Business overdrafts – what you need to know


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Business overdrafts – what you need to know

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As the saying goes, cash is king. Therefore, effectively managing your cash flow is a key to the success of your business. That’s why business overdrafts can be really useful.

A business overdraft provides a bit of a safety net – because it doesn’t matter what industry you're in, things change. Things that might be out of your control, but that can directly impact your cash flow.

The principles of a business overdraft are the same as a personal overdraft. But there’s a lot more to consider with the former, and that’s exactly why we’ve created this guide to business overdrafts.

By the end, you’ll know how they work, the fees associated with them, the advantages and disadvantages, and the alternative finance options available. That way, you’ll be able to make a more informed decision about whether having a business account with an overdraft is right for you.


What is a business overdraft?

If your business account has an overdraft facility, you can access more money than the amount you have in the account. Simple, right?

This gives you greater cash flow flexibility and can be particularly useful in helping deal with emergencies and short-term funding needs, such as:

  • Settling invoices you owe
  • Covering overdue invoices owed to you
  • Buying  stock
  • Paying for unforeseen expenses
  • Managing supply chain issues

How does a business overdraft work?

A business overdraft works by allowing you to continue to access funds even after your current account balance drops below zero.

You have to pay back the money, of course. And like a business loan or business credit card, you'll have to pay interest on the amount of credit borrowed. Once you repay the outstanding figure and your account goes back above zero, you stop paying interest.

The overdraft will have a limit, which is set by your overdraft provider – usually a bank. This limit can vary from hundreds of pounds to millions and will be determined by several factors, including your business turnover and credit history.  

If your cash flow circumstances change, it is possible to increase your overdraft limit. The bank will only do this if they believe the business can effectively pay back the additional funds borrowed.

If the bank has concerns about you repaying the overdraft, or you’re asking for a large sum, the business overdraft might have to be what's called a ‘secured’ overdraft.

What’s the difference between a secured and an unsecured business overdraft?

With a secured business overdraft you’ll need to use a business asset (such as a commercial property you own) as security, whereas with an unsecured business overdraft you won't.

If you have a secured overdraft and can't pay it off within a certain time period, the bank could sell your asset to recoup the money you owe. In contrast, while an unsecured loan doesn't require an asset as collateral it is more likely to have a higher interest rate.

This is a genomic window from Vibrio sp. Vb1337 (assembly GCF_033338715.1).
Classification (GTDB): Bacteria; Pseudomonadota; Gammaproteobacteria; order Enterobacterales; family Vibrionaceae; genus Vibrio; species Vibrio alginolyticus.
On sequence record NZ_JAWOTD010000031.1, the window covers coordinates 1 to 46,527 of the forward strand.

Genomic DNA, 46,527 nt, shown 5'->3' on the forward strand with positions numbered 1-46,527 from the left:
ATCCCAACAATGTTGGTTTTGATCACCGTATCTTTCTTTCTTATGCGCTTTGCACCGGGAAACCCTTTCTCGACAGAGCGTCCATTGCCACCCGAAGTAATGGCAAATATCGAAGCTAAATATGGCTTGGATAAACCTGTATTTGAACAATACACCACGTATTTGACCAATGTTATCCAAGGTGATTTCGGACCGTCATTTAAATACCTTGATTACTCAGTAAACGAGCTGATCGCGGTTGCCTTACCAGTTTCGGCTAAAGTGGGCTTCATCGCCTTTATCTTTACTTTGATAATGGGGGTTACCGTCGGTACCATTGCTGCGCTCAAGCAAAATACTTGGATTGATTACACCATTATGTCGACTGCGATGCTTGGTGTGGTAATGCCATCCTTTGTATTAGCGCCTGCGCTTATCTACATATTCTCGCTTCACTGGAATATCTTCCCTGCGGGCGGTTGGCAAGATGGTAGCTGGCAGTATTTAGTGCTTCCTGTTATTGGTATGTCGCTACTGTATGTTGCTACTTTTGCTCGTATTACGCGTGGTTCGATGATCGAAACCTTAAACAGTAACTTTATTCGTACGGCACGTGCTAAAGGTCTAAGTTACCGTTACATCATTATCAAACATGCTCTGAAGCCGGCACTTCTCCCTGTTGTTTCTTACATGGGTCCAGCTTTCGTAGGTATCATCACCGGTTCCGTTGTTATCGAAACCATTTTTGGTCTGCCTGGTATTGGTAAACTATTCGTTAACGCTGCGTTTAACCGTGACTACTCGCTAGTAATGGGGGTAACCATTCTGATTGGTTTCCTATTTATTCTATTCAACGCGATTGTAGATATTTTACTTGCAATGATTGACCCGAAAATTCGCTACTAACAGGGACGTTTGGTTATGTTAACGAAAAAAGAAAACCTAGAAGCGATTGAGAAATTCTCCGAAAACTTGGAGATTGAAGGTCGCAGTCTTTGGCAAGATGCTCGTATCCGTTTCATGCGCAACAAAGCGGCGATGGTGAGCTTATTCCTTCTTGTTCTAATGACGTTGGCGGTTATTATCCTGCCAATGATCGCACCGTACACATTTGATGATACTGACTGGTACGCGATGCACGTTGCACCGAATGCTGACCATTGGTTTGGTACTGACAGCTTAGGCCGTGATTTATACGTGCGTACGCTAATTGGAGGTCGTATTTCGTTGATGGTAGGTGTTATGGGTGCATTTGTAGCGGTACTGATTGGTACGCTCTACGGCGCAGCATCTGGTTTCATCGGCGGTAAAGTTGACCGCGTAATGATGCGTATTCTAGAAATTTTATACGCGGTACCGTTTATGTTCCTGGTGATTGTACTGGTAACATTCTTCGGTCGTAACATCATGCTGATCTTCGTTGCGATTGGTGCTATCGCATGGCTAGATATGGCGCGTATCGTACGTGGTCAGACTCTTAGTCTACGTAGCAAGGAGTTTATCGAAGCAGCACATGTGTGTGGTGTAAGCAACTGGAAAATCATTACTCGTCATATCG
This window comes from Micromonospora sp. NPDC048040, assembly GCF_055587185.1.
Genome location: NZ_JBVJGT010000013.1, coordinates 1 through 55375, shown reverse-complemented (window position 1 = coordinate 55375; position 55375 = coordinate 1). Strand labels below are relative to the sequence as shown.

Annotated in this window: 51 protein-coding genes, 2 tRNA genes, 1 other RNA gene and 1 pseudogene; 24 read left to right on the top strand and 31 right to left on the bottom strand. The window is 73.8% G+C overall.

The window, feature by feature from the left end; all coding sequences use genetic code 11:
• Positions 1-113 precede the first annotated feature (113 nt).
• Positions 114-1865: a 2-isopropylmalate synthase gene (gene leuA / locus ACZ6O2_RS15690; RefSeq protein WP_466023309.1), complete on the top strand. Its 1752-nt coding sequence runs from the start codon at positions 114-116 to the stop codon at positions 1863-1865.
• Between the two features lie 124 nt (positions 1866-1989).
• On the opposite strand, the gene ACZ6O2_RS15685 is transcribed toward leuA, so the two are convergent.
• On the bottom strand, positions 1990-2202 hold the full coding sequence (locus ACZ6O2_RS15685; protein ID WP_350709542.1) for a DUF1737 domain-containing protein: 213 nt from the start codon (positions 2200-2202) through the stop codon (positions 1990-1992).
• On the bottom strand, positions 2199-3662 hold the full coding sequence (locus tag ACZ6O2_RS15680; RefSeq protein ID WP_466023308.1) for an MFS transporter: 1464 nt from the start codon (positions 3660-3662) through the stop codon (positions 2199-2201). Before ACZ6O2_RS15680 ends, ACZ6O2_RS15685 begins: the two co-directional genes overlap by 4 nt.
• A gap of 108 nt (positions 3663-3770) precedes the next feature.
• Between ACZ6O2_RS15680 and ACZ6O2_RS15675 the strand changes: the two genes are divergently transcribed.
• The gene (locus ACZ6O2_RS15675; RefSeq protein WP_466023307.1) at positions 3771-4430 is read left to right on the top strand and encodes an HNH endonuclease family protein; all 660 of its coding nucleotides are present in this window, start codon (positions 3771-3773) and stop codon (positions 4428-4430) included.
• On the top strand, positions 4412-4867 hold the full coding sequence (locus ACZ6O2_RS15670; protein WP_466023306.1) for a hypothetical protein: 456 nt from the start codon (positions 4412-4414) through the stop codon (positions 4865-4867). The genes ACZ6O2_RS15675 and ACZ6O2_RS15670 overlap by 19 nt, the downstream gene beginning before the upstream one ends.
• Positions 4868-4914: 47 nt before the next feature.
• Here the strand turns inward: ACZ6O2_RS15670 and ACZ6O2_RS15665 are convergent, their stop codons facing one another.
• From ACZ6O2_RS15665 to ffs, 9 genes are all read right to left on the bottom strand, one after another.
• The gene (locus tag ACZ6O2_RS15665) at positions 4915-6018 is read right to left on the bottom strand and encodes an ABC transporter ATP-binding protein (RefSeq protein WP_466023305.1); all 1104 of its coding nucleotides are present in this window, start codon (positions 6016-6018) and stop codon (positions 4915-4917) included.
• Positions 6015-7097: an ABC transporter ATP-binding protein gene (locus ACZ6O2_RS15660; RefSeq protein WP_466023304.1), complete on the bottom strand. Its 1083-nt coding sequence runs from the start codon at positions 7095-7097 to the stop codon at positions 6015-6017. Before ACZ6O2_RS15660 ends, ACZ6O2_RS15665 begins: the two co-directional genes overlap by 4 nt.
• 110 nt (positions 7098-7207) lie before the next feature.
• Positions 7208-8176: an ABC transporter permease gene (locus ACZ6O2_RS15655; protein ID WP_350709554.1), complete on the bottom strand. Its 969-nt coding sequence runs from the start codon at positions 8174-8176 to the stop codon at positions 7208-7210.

How to get a business overdraft

Normally, you can only get a business overdraft with the bank you have your business current account with, so that’s exactly who you need to contact. Depending on your bank, you can usually apply by going in branch, by calling or by going online.

To qualify, you’ll need to meet your bank’s eligibility criteria. This will involve them reviewing your business, and its financial history. To check you’re a reliable borrower, your personal and business credit history will also be checked.  

As part of your application, you may also have to outline how you’ll use and repay your overdraft. And typically, the larger the overdraft, the more details you’ll need to supply.

If your business overdraft application is declined, don’t panic. There are other ways to finance your business to meet your funding gaps or achieve your goals.

Formal business overdraft requests

This is where you polish your shoes and put your best suit on to visit your bank in advance to arrange an overdraft. Or stay in your jeans and trainers and call them. Either way, you’ll have an agreement in place before you spend more than the amount of money you have in your business current account.

At the meeting, where hopefully you’ll get a chocolate digestive if nothing else, is when the interest rate charge and the duration of the business overdraft is confirmed.  

Informal business overdraft requests

This is where you go overdrawn or exceed your agreed overdraft limit, without contacting your bank first.  

If you had a business overdraft already in place, and you went over it, you’ll probably be charged a penalty fee and a different (usually a lot higher) interest rate on the extra money you borrowed.  

If you didn’t have a business overdraft in place before going overdrawn, you’ll be charged a penalty fee and interest on the amount you went over by. Once again, this interest rate is likely to be a lot higher than the interest charged on a pre-arranged business overdraft.  

Shoot for the moon with your business

Shoot for the moon with your business. Image: Jakob Owens


Article updated on:
May 6, 2022

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